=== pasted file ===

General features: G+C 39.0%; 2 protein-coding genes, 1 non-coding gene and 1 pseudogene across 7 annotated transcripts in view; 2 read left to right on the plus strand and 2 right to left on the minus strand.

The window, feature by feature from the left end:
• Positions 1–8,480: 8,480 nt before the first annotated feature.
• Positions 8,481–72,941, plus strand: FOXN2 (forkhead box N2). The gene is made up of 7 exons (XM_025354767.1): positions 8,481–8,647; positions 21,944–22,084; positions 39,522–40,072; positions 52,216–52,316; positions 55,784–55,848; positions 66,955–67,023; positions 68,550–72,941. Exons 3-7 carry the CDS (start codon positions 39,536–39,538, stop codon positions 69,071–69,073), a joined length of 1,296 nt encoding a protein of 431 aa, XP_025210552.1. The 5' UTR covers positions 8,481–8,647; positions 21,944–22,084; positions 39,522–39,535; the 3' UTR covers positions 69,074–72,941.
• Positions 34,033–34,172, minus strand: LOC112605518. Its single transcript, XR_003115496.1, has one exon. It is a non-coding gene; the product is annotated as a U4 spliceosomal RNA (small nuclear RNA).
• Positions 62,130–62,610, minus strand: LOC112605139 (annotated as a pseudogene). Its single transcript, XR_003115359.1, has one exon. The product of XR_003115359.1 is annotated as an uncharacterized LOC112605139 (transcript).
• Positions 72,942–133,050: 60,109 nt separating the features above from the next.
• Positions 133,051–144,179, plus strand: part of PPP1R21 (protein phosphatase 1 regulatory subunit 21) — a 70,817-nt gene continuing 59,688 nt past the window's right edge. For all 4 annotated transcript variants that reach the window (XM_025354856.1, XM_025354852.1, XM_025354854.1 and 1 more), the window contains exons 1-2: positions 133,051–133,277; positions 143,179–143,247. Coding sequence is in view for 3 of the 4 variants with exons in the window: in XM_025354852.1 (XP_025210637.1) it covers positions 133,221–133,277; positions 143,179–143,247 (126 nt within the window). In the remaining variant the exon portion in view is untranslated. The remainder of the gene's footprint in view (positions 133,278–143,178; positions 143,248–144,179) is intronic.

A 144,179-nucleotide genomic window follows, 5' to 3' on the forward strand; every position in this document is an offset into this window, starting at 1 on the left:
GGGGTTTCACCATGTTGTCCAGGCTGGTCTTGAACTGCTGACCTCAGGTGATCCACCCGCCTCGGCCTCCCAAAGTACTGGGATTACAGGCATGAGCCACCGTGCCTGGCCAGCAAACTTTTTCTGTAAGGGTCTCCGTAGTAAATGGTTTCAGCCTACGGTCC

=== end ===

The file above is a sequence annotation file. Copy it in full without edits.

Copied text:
General features: G+C 39.0%; 2 protein-coding genes, 1 non-coding gene and 1 pseudogene across 7 annotated transcripts in view; 2 read left to right on the plus strand and 2 right to left on the minus strand.

The window, feature by feature from the left end:
• Positions 1–8,480: 8,480 nt before the first annotated feature.
• Positions 8,481–72,941, plus strand: FOXN2 (forkhead box N2). The gene is made up of 7 exons (XM_025354767.1): positions 8,481–8,647; positions 21,944–22,084; positions 39,522–40,072; positions 52,216–52,316; positions 55,784–55,848; positions 66,955–67,023; positions 68,550–72,941. Exons 3-7 carry the CDS (start codon positions 39,536–39,538, stop codon positions 69,071–69,073), a joined length of 1,296 nt encoding a protein of 431 aa, XP_025210552.1. The 5' UTR covers positions 8,481–8,647; positions 21,944–22,084; positions 39,522–39,535; the 3' UTR covers positions 69,074–72,941.
• Positions 34,033–34,172, minus strand: LOC112605518. Its single transcript, XR_003115496.1, has one exon. It is a non-coding gene; the product is annotated as a U4 spliceosomal RNA (small nuclear RNA).
• Positions 62,130–62,610, minus strand: LOC112605139 (annotated as a pseudogene). Its single transcript, XR_003115359.1, has one exon. The product of XR_003115359.1 is annotated as an uncharacterized LOC112605139 (transcript).
• Positions 72,942–133,050: 60,109 nt separating the features above from the next.
• Positions 133,051–144,179, plus strand: part of PPP1R21 (protein phosphatase 1 regulatory subunit 21) — a 70,817-nt gene continuing 59,688 nt past the window's right edge. For all 4 annotated transcript variants that reach the window (XM_025354856.1, XM_025354852.1, XM_025354854.1 and 1 more), the window contains exons 1-2: positions 133,051–133,277; positions 143,179–143,247. Coding sequence is in view for 3 of the 4 variants with exons in the window: in XM_025354852.1 (XP_025210637.1) it covers positions 133,221–133,277; positions 143,179–143,247 (126 nt within the window). In the remaining variant the exon portion in view is untranslated. The remainder of the gene's footprint in view (positions 133,278–143,178; positions 143,248–144,179) is intronic.

A 144,179-nucleotide genomic window follows, 5' to 3' on the forward strand; every position in this document is an offset into this window, starting at 1 on the left:
GGGGTTTCACCATGTTGTCCAGGCTGGTCTTGAACTGCTGACCTCAGGTGATCCACCCGCCTCGGCCTCCCAAAGTACTGGGATTACAGGCATGAGCCACCGTGCCTGGCCAGCAAACTTTTTCTGTAAGGGTCTCCGTAGTAAATGGTTTCAGCCTACGGTCC